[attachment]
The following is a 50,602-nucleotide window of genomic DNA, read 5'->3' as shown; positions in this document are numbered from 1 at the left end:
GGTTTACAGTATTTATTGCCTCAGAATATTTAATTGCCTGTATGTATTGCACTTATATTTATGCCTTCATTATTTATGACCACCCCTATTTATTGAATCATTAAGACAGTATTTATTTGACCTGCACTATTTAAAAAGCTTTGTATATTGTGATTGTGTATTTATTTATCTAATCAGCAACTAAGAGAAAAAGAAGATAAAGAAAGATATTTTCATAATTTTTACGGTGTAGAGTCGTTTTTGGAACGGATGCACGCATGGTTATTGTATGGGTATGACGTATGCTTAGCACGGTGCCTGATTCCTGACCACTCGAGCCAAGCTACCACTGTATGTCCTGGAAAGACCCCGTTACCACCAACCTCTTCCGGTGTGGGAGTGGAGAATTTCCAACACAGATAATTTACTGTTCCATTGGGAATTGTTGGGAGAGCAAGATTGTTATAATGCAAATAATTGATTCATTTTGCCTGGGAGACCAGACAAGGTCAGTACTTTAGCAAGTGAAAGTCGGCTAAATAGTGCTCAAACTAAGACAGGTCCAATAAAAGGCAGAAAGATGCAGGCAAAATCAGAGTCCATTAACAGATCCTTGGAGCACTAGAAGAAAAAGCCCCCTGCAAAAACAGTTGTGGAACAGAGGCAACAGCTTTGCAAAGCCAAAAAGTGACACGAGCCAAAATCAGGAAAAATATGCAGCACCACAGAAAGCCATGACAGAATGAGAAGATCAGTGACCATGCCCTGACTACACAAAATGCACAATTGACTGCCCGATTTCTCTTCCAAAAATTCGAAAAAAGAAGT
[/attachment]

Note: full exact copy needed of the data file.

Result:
The following is a 50,602-nucleotide window of genomic DNA, read 5'->3' as shown; positions in this document are numbered from 1 at the left end:
GGTTTACAGTATTTATTGCCTCAGAATATTTAATTGCCTGTATGTATTGCACTTATATTTATGCCTTCATTATTTATGACCACCCCTATTTATTGAATCATTAAGACAGTATTTATTTGACCTGCACTATTTAAAAAGCTTTGTATATTGTGATTGTGTATTTATTTATCTAATCAGCAACTAAGAGAAAAAGAAGATAAAGAAAGATATTTTCATAATTTTTACGGTGTAGAGTCGTTTTTGGAACGGATGCACGCATGGTTATTGTATGGGTATGACGTATGCTTAGCACGGTGCCTGATTCCTGACCACTCGAGCCAAGCTACCACTGTATGTCCTGGAAAGACCCCGTTACCACCAACCTCTTCCGGTGTGGGAGTGGAGAATTTCCAACACAGATAATTTACTGTTCCATTGGGAATTGTTGGGAGAGCAAGATTGTTATAATGCAAATAATTGATTCATTTTGCCTGGGAGACCAGACAAGGTCAGTACTTTAGCAAGTGAAAGTCGGCTAAATAGTGCTCAAACTAAGACAGGTCCAATAAAAGGCAGAAAGATGCAGGCAAAATCAGAGTCCATTAACAGATCCTTGGAGCACTAGAAGAAAAAGCCCCCTGCAAAAACAGTTGTGGAACAGAGGCAACAGCTTTGCAAAGCCAAAAAGTGACACGAGCCAAAATCAGGAAAAATATGCAGCACCACAGAAAGCCATGACAGAATGAGAAGATCAGTGACCATGCCCTGACTACACAAAATGCACAATTGACTGCCCGATTTCTCTTCCAAAAATTCGAAAAAAGAAGT